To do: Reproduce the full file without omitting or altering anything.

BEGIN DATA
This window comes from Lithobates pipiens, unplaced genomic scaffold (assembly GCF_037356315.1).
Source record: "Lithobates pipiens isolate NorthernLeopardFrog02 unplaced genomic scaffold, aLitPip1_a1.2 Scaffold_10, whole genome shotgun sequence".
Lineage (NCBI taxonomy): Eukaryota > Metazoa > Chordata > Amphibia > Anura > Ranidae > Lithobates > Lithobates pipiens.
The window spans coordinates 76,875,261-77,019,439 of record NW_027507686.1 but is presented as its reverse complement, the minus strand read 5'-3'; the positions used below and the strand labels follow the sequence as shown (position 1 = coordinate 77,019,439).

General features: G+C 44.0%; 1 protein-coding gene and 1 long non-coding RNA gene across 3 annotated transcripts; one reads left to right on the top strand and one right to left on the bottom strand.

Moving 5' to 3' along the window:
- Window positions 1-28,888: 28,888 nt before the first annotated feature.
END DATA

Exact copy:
This window comes from Lithobates pipiens, unplaced genomic scaffold (assembly GCF_037356315.1).
Source record: "Lithobates pipiens isolate NorthernLeopardFrog02 unplaced genomic scaffold, aLitPip1_a1.2 Scaffold_10, whole genome shotgun sequence".
Lineage (NCBI taxonomy): Eukaryota > Metazoa > Chordata > Amphibia > Anura > Ranidae > Lithobates > Lithobates pipiens.
The window spans coordinates 76,875,261-77,019,439 of record NW_027507686.1 but is presented as its reverse complement, the minus strand read 5'-3'; the positions used below and the strand labels follow the sequence as shown (position 1 = coordinate 77,019,439).

General features: G+C 44.0%; 1 protein-coding gene and 1 long non-coding RNA gene across 3 annotated transcripts; one reads left to right on the top strand and one right to left on the bottom strand.

Moving 5' to 3' along the window:
- Window positions 1-28,888: 28,888 nt before the first annotated feature.